Jazz artists visit classes before concert

by Margarette Nelson | 9/24/14 5:19pm

9.25.14.news_.floater.claytonbrothers_Katelyn-Jones
The Clayton Brothers Quintet will perform a concert in Spaulding Auditorium on Saturday evening.
Source: Katelyn Jones

Jumping straight from tuning to playing, bassist John Clayton treated an audience of a dozen students, music professors and community members to an original movement spliced with excerpts of a Koussevitzky concerto during his recent Hop Garage performance.

While the enthralled listeners, arranged in a ring around the artist, watched on, he switched to thumb position, pulling the instrument close to his body to access its upper register, before deftly dropping back to lower positions, all the while precisely controlling his playing on the E string. Next, he deposited his German-style bow in a sheath attached to his bass’s tailpiece and transitioned to pizzicato, plucking his instrument with the swagger of an accomplished jazz player.

As a member of a Grammy-nominated quintet, this is a distinction that he has certainly earned.

On Saturday night, John Clayton -— along with his brother, saxophonist Jeff Clayton, his son, pianist Gerald Clayton, and fellow Clayton Brothers Quintet members, drummer Obed Calvaire and trumpeter Terell Stafford — will play a concert in Spaulding Auditorium that features a unique blend of bluesy jazz. The concert will also mark the end of the group’s week-long residency in the music department.

Formed in 1977, the group has built a name for itself among jazz, pop and classical musicians, but the Clayton brothers have enjoyed successful solo careers as well.

John Clayton served as artistic director of jazz at the Los Angeles Philharmonic and filled the principal bass chair in the Amsterdam Philharmonic. He has had success as a composer and arranger, having played with or composed and arranged works for Gladys Knight, Natalie Cole and Michael Buble.

Jeff Clayton, who cultivated a career as a studio and touring musician, has recorded with Stevie Wonder, Kenny Rogers and Madonna. In the jazz world, he has worked with Frank Sinatra, Sammy Davis, Jr. and Ella Fitzgerald.

Each year, the Hopkins Center arranges for three professional artist residencies or joint concerts between professional musicians and the music department. Programming director Margaret Lawrence said that though the residencies vary in genre, the music department asks for artists who connect well with students and overlap in expertise with the courses offered during a particular term.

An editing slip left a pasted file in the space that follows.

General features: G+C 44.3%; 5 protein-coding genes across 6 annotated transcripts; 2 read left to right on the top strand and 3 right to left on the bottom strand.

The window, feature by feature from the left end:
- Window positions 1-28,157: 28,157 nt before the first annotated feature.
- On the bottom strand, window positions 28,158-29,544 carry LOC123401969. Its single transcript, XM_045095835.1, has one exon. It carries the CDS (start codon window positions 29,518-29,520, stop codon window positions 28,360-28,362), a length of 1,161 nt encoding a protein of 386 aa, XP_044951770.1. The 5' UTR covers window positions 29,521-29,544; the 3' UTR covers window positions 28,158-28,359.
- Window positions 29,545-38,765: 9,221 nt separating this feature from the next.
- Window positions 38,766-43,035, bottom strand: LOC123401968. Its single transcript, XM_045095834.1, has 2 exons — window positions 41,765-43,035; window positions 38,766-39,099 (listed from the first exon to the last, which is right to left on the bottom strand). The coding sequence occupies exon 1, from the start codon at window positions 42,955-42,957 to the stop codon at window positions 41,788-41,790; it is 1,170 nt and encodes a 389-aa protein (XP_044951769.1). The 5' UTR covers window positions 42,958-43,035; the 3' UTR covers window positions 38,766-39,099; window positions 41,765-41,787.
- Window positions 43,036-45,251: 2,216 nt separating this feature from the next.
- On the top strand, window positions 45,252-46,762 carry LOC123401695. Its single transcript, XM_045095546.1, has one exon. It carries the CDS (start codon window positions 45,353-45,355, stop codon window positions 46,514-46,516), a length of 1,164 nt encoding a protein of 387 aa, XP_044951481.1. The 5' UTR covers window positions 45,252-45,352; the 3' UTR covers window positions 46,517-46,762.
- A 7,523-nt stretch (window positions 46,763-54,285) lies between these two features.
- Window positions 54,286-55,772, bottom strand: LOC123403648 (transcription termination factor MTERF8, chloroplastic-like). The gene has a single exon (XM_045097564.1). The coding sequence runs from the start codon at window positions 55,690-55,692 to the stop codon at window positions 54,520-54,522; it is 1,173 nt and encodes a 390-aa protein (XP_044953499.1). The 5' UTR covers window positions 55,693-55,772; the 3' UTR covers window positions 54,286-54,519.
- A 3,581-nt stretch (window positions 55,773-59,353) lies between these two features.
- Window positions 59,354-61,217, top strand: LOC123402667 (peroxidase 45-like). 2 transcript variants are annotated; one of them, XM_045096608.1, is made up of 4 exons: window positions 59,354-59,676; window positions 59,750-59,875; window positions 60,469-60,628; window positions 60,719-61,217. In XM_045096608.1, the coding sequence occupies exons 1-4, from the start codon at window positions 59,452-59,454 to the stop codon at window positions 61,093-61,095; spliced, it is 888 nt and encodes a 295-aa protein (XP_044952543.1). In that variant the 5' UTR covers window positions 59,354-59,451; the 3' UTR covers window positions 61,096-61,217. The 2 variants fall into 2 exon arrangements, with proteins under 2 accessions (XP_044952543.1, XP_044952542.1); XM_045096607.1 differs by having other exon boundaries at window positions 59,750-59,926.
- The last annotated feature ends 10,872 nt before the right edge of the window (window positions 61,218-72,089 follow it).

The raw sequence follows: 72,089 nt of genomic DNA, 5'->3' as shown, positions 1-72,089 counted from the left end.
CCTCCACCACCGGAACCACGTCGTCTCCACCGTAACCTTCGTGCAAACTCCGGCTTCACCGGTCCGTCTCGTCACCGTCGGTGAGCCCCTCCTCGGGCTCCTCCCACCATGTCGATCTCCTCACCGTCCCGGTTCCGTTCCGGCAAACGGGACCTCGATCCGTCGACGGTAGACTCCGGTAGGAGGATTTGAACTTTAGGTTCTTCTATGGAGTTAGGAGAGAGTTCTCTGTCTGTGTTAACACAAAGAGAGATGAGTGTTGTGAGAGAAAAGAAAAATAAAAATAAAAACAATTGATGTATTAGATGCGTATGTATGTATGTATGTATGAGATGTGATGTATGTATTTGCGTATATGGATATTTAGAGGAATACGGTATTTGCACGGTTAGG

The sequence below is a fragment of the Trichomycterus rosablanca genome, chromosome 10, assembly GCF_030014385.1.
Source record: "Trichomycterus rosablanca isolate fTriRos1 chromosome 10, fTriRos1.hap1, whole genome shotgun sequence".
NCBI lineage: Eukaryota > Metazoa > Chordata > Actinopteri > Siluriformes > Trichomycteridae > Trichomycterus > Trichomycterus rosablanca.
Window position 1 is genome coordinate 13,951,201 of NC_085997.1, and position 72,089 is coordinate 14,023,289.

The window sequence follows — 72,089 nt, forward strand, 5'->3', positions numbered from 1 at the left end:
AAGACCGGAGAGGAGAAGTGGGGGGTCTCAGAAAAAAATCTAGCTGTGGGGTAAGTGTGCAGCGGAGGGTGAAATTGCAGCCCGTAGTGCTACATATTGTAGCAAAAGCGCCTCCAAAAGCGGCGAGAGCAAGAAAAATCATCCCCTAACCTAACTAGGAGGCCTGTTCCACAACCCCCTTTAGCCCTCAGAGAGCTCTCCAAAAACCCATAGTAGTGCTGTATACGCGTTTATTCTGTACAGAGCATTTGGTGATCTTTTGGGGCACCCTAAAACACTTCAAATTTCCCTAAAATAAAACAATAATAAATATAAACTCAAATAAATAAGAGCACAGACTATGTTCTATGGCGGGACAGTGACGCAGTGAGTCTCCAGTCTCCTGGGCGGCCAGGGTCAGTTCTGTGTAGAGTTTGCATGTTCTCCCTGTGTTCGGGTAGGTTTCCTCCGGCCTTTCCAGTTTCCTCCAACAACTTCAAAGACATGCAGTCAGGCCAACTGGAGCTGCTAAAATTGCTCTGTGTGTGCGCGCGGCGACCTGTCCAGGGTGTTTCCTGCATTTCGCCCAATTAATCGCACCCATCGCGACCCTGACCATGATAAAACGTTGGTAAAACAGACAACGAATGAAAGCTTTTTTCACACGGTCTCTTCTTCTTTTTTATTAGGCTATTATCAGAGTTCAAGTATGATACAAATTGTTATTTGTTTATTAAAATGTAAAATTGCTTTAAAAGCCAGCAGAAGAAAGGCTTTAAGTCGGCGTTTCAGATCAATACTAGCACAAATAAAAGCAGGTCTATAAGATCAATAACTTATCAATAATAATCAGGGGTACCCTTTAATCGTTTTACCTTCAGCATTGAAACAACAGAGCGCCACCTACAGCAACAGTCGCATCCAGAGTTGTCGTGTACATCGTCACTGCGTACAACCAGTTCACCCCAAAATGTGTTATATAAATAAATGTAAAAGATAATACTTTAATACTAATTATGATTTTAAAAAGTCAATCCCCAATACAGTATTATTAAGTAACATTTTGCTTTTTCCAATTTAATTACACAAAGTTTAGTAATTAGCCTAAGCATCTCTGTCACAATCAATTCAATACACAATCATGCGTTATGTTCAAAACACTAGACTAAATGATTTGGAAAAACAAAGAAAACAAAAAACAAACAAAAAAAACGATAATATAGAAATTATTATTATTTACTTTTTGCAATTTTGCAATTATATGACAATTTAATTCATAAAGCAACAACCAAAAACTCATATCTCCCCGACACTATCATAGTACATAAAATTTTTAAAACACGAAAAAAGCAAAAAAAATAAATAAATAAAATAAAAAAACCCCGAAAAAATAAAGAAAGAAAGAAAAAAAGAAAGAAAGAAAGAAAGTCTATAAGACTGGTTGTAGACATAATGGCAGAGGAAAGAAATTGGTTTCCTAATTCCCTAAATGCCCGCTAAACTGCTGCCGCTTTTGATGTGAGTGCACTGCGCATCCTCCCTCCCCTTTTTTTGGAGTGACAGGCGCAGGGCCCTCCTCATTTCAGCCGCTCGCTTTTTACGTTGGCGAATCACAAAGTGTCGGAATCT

When choosing artists for residencies, musicians’ ability and willingness to organize workshops, teach master classes and speak to students are key considerations, director of Barbary Coast jazz ensemble Don Glasgo said.

John and Jeff Clayton are committed educators, making them a clear pick for the residency, Glasgo said.

“There were people that helped us all along the way,” Jeff Clayton said. “It was our responsibility to give back to others.”

In addition to John Clayton’s bass master class, the group’s residency includes a workshop with the Barbary Coast Ensemble, a “Jazz Cafe” on Wednesday night and visiting music department classes.

On Tuesday afternoon, John Clayton spoke to the bass master class about the benefits of proper posture and body positioning, essential due to the enormous size of the instrument. John even demonstrated some relevant yoga poses that can help cultivate good practice habits.

John Clayton also emphasized the importance of memorizing all the scales and triads and even sailed through a few three-octave scales to demonstrate.

“It was a really motivating session I had with him,” Andy Shea ’17, who was coached by John Clayton on Tuesday afternoon, said. “He had a lot of good advice.”

Glasgo called the group “grounded in the mainstream tradition.” Its music fits into a “hard bop” style of jazz, characterized by a “hard driving, groove-oriented kind of sound,” he said.

“It’s the kind of music that requires a physical reaction,” Glasgo said. “Whether that is tapping your foot, or standing up, or swinging in your seat, you don’t just sit in your seat and listen in a cerebral perspective.”